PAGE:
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A straightforward process for selecting roosters or roosters to introduce to an existing flock of laying hens.
I’ve been documenting my backyard laying hens’ journeys on this blog for the past 10+ years.
It’s been a fun, hugely successful endeavor, and has provided our family with the highest quality eggs with the least amount of problems for over a decade.
Despite the old saying, “If it ain’t broken, don’t fix it”, my husband and I recently decided to add a rooster to the mix…
Here’s why we’ve made this big change over the years:
- I hope to hatch my own chicks to ensure the long-term survival of our flock without resorting to increasingly dystopian chick hatcheries.
- Raising your own chicks from fertilized eggs to adult chickens produces healthier birds that are not harmed by the medicalization of chick hatcheries and inhumane transportation processes.
- The rooster’s watchful eye helps protect my hens from the red-tailed hawks that have migrated to our area over the past year.
- I want to take home egg production to the next level of sustainability without relying on the commercial egg industry.
choose the best rooster
When deciding to get roosters for your spawning flock, it is very important to choose wisely.
Luckily there is a rooster sanctuary not far from our house.
This farmer accepted young roosters from people who were raising chicks, and inadvertently got roosters instead of chickens from feed stores and hatcheries.
Therefore, I had the opportunity to observe a number of Lous before settling on Rocky (pictured above).
Rocky is huge, but he’s very docile and doesn’t charge people (beware of his common aggressive behavior).
I was going to introduce Rocky to an existing flock of grown-up chickens with an established pecking order, so I wasn’t going to cut it for young or small roosters.
I needed a big guy who could hold himself from day one.
I also needed a big cock that could fend off hawk attacks on girls. ).
Rocky is only 1 year old, but he makes it in every way.
Is Quarantine Required? Yes or No
Many online sources say a two-week quarantine is required before introducing one or more new chickens into an existing flock.
But a farmer who runs a rooster sanctuary told me that in some cases it’s not necessary.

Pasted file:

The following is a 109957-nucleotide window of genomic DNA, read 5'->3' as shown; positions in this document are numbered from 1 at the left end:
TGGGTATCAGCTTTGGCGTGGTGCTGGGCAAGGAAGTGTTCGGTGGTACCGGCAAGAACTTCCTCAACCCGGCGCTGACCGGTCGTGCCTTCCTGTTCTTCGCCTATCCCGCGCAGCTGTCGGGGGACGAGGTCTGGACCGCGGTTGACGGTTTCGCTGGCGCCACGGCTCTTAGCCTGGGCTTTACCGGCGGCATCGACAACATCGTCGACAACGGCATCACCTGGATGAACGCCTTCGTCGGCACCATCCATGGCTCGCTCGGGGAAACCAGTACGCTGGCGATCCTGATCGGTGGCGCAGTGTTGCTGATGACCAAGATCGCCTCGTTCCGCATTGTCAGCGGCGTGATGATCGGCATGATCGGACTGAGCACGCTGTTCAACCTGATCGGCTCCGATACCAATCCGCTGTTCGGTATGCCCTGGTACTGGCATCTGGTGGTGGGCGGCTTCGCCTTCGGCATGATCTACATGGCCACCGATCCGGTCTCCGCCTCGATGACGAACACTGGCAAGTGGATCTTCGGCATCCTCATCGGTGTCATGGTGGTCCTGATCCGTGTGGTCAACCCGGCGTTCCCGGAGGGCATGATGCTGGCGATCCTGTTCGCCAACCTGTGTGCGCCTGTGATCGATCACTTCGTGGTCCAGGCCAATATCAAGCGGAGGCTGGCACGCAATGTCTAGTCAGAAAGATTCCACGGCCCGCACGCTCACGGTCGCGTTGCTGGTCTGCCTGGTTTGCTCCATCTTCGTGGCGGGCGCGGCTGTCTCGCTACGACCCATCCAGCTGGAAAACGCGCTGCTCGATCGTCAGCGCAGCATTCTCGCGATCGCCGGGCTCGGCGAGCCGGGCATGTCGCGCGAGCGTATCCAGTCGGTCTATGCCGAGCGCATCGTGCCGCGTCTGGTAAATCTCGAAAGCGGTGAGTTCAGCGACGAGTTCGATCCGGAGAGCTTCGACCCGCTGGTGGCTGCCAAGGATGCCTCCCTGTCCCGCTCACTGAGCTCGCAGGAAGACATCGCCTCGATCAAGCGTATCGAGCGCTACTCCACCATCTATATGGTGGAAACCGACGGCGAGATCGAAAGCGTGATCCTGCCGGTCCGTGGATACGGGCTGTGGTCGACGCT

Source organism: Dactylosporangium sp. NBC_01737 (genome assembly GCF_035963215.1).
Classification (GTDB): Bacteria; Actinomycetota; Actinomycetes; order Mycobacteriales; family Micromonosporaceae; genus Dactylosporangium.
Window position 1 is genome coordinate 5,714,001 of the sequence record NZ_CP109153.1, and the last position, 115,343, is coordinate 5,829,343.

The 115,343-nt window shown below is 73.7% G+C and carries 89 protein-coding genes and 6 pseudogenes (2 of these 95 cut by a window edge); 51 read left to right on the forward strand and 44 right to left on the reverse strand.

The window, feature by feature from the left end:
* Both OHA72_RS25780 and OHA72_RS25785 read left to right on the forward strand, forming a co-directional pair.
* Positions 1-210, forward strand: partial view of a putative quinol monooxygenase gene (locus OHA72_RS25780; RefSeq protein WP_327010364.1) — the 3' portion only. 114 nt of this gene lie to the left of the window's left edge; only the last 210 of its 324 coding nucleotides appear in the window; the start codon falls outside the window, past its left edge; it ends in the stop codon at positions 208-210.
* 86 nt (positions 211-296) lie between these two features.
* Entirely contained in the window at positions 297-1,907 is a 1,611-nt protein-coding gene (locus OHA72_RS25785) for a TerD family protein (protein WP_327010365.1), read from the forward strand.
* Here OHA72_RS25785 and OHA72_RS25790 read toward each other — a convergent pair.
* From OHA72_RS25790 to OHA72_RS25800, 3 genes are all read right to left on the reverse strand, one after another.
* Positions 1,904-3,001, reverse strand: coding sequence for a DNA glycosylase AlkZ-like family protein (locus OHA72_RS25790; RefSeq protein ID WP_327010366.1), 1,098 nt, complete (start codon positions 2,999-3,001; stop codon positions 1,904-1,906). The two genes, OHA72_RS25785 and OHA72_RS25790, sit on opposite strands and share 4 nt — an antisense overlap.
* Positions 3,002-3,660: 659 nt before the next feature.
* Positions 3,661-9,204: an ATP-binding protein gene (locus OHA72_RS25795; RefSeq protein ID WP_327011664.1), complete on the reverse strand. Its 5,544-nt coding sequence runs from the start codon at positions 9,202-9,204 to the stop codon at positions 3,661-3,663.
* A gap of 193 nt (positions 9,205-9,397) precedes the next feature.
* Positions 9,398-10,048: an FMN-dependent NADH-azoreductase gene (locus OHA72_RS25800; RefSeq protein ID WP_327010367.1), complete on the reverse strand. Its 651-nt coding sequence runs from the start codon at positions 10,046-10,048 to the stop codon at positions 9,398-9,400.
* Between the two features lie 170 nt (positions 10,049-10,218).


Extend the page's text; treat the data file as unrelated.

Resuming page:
First, my flock was all chickens and no roosters existed to compete with Rocky.
He will be alpha from the start.
Second, he’s been caring for Rocky for months and all his chickens were healthy (and lived in the same community as mine), so there’s little to no chance of communicable disease. So I was able to quickly introduce Rocky to the chickens.
Third, Rocky is huge and can easily hold his own against any bullying tactics attempted by the mean hen.
introduce a rooster to a flock of chickens
As a result of hearing Farmer Dell’s story, he immediately decided to introduce Rocky, even though he had a quarantine area if necessary.
I also decided to introduce him during the day rather than at night after all the chickens were roosting, as some sources recommend.
The reason for this was based entirely on Rocky’s size.
He wasn’t going to be bullied, so there was no need to sneak him into the coop at night while the chickens were sleeping.
how was it?
It was just hilarious when Rocky introduced me to my chickens.
When I opened the travel cage and let them free range, the hens looked completely shocked and startled.
They literally didn’t know what to do with themselves 😂
Rocky settled in quickly. No ruffled wings or emotions at all.
My one grumpy hen tried to challenge him a few times, but Rocky’s larger body allows him to control the situation without worrying.
In the coming weeks, I will write about the adventures of Rocky and the Hen.
I am looking forward to collecting fertilized eggs and comparing them with unfertilized eggs in terms of taste and storage.
I also enjoy hatching my own chicks.
What is the Rocky breed?
By the way, if you have any clues about the Rocky breed, let us know what you think in the comments section below.
Farmer Dell thinks he’s a blend.
My guess is it’s a mix of Orpington and Plymouth rock?